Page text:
Wednesday, 28 December 2011

NIPIGON: 7000 B.C.

This article was written for the Souvenir Edition Nipigon Historical Museum Welcome newspaper June 1982, by Bill Ross, then Regional Archaeologist, now retired, for the Ministry of Culture and Recreation (1982 designation).

Sunset on Lake Nipigon.


Europeans were not the first people to settle in the Nipigon area. Rather, this area was first settled by Amerindians some nine thousand years ago. These people were descendants of the first migrants to the New World who had crossed from Asia several thousand years before. As the ice from the last glacier receded northward, plant and animal populations moved into the area, and in pursuit of these came man.


Corn, rose-hips, wild rice and beans.

Archaeologists working in this area have recorded over 1000 sites belonging to the original inhabitants of Northern Ontario and have so far only scratched the surface. Through the stone tools, broken pottery sherds, food remains and other discarded items, the long forgotten lifeways of these prehistoric peoples are slowly and painstakingly being reconstructed.


What follows is a brief summary or overview of man's past record in Northwestern Ontario. It is of course greatly simplified as even small portions of the total story could fill books, but it will, hopefully, create an interest in this fascinating story and perhaps lead people to libraries, bookshelves and museums in order to flesh out this brief sketch.


Some are tools and some are just leaverite.
(Leave-it-right-there it's not anything but a rock)

Archaeologists call the first people who lived in the Nipigon area Palaeo Indians (Palaeo meaning old) . It would appear that they first entered the area some nine thousand years ago. Little is known of these early people but we believe they were big game hunters and that roaming herds of caribou may have been their main source of food. Most of our evidence for the existence of these people are the distinctive, beautifully made lanceolate spear points that have been left behind, along with large stone knives and scraping tools. Little else remains.


Some two thousand years later, distinctive changes in the tool kit of the local people occurred. The spear points changed shape, became smaller, and a distinctive fishing technology appeared in the form of hooks, gaffs and sinkers. Archaeologists are still unclear as to why these changes occurred but some suggest that it may have been a response to a changing climate which would have affected the local plant and animal communities.[editor note - this is 1982 writing, way before the Inconvenient Truth was made]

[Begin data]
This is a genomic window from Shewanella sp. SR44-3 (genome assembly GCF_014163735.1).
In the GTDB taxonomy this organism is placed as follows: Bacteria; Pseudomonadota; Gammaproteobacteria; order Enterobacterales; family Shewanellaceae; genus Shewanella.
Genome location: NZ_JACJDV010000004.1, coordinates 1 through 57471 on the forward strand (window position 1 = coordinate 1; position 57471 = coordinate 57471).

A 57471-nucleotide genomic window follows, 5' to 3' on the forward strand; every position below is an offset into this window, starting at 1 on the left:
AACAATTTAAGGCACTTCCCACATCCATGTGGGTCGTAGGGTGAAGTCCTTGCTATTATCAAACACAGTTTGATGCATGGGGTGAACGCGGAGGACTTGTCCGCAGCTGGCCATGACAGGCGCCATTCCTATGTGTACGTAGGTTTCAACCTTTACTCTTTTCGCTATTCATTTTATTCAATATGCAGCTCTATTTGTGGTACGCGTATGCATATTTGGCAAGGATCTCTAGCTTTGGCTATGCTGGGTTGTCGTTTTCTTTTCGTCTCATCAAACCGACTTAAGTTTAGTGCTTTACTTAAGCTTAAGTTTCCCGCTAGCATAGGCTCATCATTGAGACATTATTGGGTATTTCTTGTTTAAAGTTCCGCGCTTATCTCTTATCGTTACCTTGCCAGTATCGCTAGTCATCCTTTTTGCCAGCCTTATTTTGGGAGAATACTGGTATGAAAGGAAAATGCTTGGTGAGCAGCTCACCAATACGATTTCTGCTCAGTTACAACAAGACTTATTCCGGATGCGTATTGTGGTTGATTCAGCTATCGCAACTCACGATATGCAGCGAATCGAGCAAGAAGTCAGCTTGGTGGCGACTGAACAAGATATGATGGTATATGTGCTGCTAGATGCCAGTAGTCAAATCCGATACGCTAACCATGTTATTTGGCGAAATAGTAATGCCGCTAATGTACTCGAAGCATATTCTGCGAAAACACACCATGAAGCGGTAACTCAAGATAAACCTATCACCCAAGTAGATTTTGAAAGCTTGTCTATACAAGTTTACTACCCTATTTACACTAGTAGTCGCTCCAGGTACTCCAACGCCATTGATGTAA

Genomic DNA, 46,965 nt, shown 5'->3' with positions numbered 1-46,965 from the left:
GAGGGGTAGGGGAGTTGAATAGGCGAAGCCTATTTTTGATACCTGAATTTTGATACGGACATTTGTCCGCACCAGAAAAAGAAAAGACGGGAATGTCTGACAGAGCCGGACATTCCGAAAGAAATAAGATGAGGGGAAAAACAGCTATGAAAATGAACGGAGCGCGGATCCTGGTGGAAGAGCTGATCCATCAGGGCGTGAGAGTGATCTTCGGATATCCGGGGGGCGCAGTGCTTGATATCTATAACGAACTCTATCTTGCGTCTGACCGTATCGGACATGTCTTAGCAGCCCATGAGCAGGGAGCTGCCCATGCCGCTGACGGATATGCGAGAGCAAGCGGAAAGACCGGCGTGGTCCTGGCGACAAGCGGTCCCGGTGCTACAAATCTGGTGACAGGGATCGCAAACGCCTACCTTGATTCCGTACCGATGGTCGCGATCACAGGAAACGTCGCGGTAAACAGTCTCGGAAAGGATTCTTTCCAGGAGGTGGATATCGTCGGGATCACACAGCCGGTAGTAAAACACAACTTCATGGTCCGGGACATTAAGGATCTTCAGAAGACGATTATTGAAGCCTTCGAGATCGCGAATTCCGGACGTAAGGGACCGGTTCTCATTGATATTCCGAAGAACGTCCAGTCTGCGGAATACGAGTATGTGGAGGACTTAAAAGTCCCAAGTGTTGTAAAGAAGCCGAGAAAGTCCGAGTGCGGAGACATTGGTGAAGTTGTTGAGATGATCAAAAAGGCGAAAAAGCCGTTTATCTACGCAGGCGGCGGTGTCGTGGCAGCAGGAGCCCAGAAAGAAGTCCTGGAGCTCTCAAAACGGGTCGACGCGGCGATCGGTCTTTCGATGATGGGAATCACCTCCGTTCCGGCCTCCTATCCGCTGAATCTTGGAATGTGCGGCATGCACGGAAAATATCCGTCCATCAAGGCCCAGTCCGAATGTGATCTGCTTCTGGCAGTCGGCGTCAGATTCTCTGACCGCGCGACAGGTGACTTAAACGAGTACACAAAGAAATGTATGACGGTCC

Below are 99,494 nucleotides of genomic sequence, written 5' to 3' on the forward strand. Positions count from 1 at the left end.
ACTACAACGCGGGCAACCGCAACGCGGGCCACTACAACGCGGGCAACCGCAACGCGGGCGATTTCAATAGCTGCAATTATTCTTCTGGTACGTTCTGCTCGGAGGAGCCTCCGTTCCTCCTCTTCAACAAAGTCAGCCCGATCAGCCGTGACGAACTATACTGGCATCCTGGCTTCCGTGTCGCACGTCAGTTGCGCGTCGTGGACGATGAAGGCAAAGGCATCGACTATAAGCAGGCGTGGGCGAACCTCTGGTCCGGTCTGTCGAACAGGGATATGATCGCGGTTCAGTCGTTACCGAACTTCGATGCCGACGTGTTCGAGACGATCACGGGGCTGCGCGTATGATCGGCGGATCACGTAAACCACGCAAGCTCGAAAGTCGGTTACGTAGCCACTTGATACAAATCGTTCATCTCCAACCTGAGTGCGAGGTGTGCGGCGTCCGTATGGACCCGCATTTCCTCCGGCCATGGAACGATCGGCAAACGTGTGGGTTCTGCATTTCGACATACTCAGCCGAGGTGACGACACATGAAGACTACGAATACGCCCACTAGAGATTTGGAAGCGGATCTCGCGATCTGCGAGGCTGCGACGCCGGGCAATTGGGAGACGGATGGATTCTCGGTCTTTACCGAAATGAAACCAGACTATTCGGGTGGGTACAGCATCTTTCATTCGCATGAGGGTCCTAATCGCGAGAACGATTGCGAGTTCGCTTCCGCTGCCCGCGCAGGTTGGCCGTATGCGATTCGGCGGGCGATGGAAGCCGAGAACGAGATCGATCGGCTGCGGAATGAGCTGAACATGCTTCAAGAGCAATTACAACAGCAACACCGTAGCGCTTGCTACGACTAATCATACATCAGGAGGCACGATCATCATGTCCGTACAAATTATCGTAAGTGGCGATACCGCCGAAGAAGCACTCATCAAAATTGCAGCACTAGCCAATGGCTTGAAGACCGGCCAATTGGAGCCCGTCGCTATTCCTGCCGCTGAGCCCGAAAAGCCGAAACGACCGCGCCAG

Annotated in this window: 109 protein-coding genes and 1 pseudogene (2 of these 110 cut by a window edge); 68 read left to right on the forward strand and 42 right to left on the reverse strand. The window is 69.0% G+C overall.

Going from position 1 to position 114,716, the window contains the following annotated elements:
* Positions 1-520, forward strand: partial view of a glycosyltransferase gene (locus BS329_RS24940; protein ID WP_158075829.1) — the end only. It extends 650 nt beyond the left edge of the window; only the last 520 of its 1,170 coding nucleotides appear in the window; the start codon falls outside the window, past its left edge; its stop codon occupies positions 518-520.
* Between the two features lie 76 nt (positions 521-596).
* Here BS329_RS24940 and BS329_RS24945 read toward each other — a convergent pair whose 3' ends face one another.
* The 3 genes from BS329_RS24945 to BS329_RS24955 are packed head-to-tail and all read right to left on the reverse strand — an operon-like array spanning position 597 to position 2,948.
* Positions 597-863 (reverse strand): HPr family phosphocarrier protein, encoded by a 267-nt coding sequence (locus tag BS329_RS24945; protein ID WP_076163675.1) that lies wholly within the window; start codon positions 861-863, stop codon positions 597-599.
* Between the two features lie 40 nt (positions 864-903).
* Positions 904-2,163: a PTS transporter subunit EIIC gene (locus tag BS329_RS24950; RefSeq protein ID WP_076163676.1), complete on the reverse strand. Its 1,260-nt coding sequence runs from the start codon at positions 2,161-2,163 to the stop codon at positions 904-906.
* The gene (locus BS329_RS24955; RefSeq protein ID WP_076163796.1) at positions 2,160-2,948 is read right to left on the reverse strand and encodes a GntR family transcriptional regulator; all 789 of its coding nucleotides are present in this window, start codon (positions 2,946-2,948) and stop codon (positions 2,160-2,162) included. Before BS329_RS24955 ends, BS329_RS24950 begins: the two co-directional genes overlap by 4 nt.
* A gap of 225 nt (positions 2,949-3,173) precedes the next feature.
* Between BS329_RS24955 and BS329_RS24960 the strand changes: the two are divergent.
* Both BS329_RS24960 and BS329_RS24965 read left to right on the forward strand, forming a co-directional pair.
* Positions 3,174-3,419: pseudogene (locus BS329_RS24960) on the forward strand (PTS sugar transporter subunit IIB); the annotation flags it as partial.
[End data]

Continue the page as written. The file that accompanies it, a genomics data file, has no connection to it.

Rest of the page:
Whatever the cause, it is distinct enough that archaeologists call this period the Archaic, and can readily separate this tool kit from the one of the Palaeo-Indian time period.


Copper tools, Reflection Lake, about 20 miles north of Nipigon.

Perhaps the most important development of the Archaic time period (5000 - 500 B.C.), was the appearance of a new industry - the production of tools from native copper. Needles, knives, axes, spear points, as well as less utilitarian items such as bracelets, all hammered from native copper, made there appearances. Although this represents some of the earliest metal working in the world, the Archaic people of Lake Superior were not the earliest metallurgists in the true sense of the word. Their tools were manufactured by heating and hammering the copper into shape, not by casting as was done in other parts of the world. There is evidence that copper tools were being traded widely across eastern North America at this early period.


Laurel  culture made a conical base vessel.
Existing before and after the Birth of Christ.

Approximately 2,500 years ago another change in technology occurs which for the archaeologist marks the end of the Archaic and the beginning of the Woodland period. This cahnge in the tool kit is marked by the sudden appearance of native pottery. The concept of ceramic vessels appears to have diffused into this area from the south and as there is not a radical change in the stone tools that marked the change from Palaeo - Indian to the Archaic, some archaeologists have suggested that the Archaic people simply added ceramics to their tool kit. Whether this is fact or fiction remains a problem to be solved by future scientific research.


The Woodland period in this area lasts until the coming of the European culture and the vast social upheavals associated with it. This is not to imply that the Woodland period remained static through its more than two thousand years of existence. There were distinct differences and cahnges that occur throughout time and space in both the way the ceramics were manufactured and lin the way they were decorated. Some of these changes may have been the result of simple evolution of the ceramic manufacturing techniques while others probably represented whole scale population movements.


Vert Island, Nipigon Bay, April

Throughout time the native people of the Nipigon area remained hunters and gatherers, living in small bands and successfully conquering the harshness of the boreal forest. This indeed was an accomplishment - imagine yourself with no tools except those you had made yourself from stone or wood or bone, and surviving a Nipigon winter. These were talented people indeed.


Although this summary is obviously simplified, it hopefully has shown the diversity of people who lived in the area the length of time that the Nipigon country has been home to man.

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